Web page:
Fishing for the future through Sport Fish Restoration

I grew up fishing in Florida’s coastal waters. My dad would often take me on his pre-fishing shopping trips to stock up on tackle and fishing equipment. There was such a huge variety to choose from, I always wondered how he knew just what to purchase. The day before our fishing adventure we would gas up the boat and make final preparations. I was too excited to fall asleep on those nights, and in the morning I readied myself before the sun came up for what was sure to be a memorable day. I became hooked on the sport.

Today, I engage my children in the same perpetual cycle of strolling through tackle shops, fueling-up the boat, fishing, cleaning, rinsing and repeating. While this cycle helps re-energize my soul and introduces my children to the water, it is also part of an even bigger cycle known as the Sport Fish Restoration Program. By purchasing fishing gear, motorboat fuel and a fishing license, I’m participating in a cycle of success that not only leaves me feeling good, but provides fishing opportunities to all who enjoy and appreciate the sport.

A quick history lesson on this important program – back in 1950, Congress enacted the Federal Aid in Sport Fish Restoration Act (also known as the Dingell-Johnson Act) to collect a 10-percent fee on the purchase of fishing rods, reels, creels, lures, flies and artificial baits for projects to improve recreational fishing opportunities. In 1984, funds from the sale of motorboat fuels and additional fishing equipment, as well as import duties on boats and fishing tackle, were included as part of the Wallop-Breaux amendment. These revenues are transferred to the U.S. Fish and Wildlife Service, which then distributes funds to the states for recreational sport fishing enhancement projects.

The Florida Fish and Wildlife Conservation Commission (FWC) receives about $13 million annually from SFR, of which $3 to $4 million supports saltwater sport fish projects and 15 percent funds the creation and maintenance of boating-access points. Over the years, SFR has provided nearly $500 million to the states for thousands of individual projects. All because you bought tackle, fueled-up your boat and purchased a fishing license.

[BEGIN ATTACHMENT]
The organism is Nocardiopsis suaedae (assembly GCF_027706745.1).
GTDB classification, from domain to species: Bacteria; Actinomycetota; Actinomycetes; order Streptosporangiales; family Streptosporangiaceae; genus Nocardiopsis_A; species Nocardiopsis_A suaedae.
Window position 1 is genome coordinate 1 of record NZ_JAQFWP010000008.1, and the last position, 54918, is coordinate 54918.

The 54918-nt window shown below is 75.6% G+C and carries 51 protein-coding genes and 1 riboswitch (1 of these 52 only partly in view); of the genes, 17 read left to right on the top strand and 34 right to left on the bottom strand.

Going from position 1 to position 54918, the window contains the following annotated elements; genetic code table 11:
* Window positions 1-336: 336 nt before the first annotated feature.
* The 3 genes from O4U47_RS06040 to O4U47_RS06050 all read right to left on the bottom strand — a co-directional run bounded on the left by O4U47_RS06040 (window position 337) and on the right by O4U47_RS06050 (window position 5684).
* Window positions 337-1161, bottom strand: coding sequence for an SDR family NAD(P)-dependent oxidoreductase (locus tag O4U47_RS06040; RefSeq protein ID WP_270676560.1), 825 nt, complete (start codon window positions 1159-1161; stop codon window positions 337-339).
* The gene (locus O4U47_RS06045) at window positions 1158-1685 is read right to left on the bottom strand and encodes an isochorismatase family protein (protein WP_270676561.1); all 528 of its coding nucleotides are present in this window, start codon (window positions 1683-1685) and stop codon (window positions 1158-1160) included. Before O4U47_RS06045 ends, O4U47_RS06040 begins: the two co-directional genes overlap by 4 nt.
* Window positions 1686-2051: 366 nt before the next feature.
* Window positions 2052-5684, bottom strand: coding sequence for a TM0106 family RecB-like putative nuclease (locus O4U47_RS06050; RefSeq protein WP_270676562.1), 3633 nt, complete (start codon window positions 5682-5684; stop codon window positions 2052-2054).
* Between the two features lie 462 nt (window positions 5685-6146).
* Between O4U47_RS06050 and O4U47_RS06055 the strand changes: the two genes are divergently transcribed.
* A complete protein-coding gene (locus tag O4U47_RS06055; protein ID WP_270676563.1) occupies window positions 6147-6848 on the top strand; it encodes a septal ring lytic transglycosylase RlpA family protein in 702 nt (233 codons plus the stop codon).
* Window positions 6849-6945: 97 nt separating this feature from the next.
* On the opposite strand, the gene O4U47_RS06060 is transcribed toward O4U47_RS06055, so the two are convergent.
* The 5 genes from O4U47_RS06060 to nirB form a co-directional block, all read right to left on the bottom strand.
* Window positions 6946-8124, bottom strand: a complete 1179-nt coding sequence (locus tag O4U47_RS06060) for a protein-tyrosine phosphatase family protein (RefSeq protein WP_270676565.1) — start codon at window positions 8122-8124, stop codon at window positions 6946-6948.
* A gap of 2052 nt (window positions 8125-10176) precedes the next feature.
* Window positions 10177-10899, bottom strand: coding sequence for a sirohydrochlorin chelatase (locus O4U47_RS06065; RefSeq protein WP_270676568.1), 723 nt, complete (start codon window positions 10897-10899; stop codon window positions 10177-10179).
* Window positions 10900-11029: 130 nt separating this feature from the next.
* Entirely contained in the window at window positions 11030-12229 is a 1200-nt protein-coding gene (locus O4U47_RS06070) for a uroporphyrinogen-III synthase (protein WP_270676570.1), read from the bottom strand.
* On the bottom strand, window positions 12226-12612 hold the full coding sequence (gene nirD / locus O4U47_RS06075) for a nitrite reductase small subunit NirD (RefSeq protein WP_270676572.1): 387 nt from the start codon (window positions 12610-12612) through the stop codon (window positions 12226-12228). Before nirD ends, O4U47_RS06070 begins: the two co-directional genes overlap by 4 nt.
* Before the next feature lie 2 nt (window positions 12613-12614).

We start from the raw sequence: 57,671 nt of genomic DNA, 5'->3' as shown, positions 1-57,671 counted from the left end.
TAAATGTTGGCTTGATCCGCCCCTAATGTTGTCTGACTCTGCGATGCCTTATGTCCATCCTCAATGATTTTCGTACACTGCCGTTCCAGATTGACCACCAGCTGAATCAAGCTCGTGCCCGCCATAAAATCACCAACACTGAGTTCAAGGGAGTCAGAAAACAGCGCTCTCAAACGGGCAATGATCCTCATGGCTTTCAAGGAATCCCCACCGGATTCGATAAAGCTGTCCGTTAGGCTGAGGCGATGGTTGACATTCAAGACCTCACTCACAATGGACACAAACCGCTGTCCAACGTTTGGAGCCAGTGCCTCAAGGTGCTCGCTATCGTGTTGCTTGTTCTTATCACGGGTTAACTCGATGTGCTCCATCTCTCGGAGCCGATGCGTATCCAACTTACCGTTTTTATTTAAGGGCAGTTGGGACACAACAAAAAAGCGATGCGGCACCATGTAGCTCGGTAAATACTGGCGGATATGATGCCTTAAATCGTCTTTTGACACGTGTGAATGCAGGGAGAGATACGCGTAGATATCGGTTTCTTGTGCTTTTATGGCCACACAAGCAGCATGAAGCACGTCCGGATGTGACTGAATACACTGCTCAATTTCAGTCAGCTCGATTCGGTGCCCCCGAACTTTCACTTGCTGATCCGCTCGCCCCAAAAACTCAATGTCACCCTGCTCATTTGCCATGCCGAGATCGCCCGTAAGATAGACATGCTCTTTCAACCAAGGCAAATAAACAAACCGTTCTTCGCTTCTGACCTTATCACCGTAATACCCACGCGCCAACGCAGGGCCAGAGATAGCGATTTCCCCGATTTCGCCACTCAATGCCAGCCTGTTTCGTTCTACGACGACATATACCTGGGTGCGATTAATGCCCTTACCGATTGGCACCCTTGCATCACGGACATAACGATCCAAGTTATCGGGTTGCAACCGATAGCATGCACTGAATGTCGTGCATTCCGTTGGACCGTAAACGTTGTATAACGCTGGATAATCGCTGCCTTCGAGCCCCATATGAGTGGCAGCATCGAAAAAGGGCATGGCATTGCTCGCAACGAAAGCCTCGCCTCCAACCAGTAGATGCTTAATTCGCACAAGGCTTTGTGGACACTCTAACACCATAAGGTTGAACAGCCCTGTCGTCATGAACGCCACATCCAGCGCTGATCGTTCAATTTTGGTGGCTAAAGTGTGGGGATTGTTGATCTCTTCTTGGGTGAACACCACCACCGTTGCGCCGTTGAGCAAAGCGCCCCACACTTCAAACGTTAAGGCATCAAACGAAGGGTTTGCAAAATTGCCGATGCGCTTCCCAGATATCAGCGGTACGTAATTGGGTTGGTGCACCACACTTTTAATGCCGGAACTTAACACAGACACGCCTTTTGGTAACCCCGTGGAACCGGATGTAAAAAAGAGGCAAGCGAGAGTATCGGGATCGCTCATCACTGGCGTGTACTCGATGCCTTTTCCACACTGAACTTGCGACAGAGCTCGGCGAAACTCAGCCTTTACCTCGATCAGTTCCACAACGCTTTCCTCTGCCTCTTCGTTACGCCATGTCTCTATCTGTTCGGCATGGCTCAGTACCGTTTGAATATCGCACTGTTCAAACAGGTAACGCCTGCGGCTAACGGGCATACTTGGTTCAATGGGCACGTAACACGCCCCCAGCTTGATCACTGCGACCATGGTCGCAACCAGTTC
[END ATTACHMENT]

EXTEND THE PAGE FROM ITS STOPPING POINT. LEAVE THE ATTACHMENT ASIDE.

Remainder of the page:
Projects supported by SFR in Florida include:

Marine and freshwater fisheries research.
Stock enhancement.
Angler and boater outreach.
Aquatic resource education.
Artificial reefs.
Boating-access improvements.

Using SFR funding, the FWC Division of Marine Fisheries Management, Outreach and Education subsection travels throughout Florida to offer a variety of engaging programs for recreational anglers and participates in numerous public events. Through their efforts, the public has opportunities to learn more about some of Florida’s most important marine fisheries resources. Just a few of these activities include Women’s Fishing Clinics, Kids’ Fishing Clinics, displays at fishing expos and boat shows, presentations to fishing clubs, and Saltwater Angler Recognition Programs. Staff also disseminates a variety of SFR-funded publications including a “Boating and Angling Guide” series for coastal areas, saltwater fish identification posters, “Fishing Lines: An Angler’s Guide to Florida’s Marine Resources,” “Fishing Florida” youth activity books, saltwater habitat brochures, catch-and-release brochures, “Sea Stats” for saltwater species, and brochures explaining the importance of SFR.

So next time you go fishing, buy tackle, fuel-up your boat, or purchase your fishing license, remember that you contributed to this important program with far-reaching impacts. When you see the SFR logo at a boat launch, know that you made it happen. Fishing for the future – that’s something to be excited about! To learn more about Florida’s Sport Fish Restoration Program, visit and click on “Sport Fish Restoration” or visit the USFWS page.